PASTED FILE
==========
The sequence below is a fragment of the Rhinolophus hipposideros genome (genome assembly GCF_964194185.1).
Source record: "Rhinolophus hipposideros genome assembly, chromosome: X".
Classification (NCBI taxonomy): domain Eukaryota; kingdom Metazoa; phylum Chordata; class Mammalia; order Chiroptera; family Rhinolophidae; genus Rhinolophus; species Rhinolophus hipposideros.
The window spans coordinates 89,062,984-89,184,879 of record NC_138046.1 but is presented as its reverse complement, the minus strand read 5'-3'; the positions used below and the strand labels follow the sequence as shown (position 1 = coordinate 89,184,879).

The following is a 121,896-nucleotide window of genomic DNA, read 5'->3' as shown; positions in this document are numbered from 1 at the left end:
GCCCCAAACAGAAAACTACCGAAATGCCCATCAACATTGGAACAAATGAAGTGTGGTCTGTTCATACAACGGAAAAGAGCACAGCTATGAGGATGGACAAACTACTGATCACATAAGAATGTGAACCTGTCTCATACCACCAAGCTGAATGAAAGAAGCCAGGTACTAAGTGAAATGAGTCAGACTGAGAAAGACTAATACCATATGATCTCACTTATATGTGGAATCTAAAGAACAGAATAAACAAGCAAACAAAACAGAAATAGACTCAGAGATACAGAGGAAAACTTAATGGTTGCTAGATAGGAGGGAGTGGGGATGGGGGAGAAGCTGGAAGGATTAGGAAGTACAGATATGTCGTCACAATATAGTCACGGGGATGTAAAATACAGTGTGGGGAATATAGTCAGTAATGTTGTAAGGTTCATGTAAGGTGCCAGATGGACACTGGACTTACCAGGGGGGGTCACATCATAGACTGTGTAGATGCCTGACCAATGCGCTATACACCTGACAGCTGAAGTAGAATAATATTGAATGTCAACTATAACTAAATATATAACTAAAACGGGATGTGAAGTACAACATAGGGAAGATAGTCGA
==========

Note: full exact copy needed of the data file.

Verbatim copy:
The sequence below is a fragment of the Rhinolophus hipposideros genome (genome assembly GCF_964194185.1).
Source record: "Rhinolophus hipposideros genome assembly, chromosome: X".
Classification (NCBI taxonomy): domain Eukaryota; kingdom Metazoa; phylum Chordata; class Mammalia; order Chiroptera; family Rhinolophidae; genus Rhinolophus; species Rhinolophus hipposideros.
The window spans coordinates 89,062,984-89,184,879 of record NC_138046.1 but is presented as its reverse complement, the minus strand read 5'-3'; the positions used below and the strand labels follow the sequence as shown (position 1 = coordinate 89,184,879).

The following is a 121,896-nucleotide window of genomic DNA, read 5'->3' as shown; positions in this document are numbered from 1 at the left end:
GCCCCAAACAGAAAACTACCGAAATGCCCATCAACATTGGAACAAATGAAGTGTGGTCTGTTCATACAACGGAAAAGAGCACAGCTATGAGGATGGACAAACTACTGATCACATAAGAATGTGAACCTGTCTCATACCACCAAGCTGAATGAAAGAAGCCAGGTACTAAGTGAAATGAGTCAGACTGAGAAAGACTAATACCATATGATCTCACTTATATGTGGAATCTAAAGAACAGAATAAACAAGCAAACAAAACAGAAATAGACTCAGAGATACAGAGGAAAACTTAATGGTTGCTAGATAGGAGGGAGTGGGGATGGGGGAGAAGCTGGAAGGATTAGGAAGTACAGATATGTCGTCACAATATAGTCACGGGGATGTAAAATACAGTGTGGGGAATATAGTCAGTAATGTTGTAAGGTTCATGTAAGGTGCCAGATGGACACTGGACTTACCAGGGGGGGTCACATCATAGACTGTGTAGATGCCTGACCAATGCGCTATACACCTGACAGCTGAAGTAGAATAATATTGAATGTCAACTATAACTAAATATATAACTAAAACGGGATGTGAAGTACAACATAGGGAAGATAGTCGA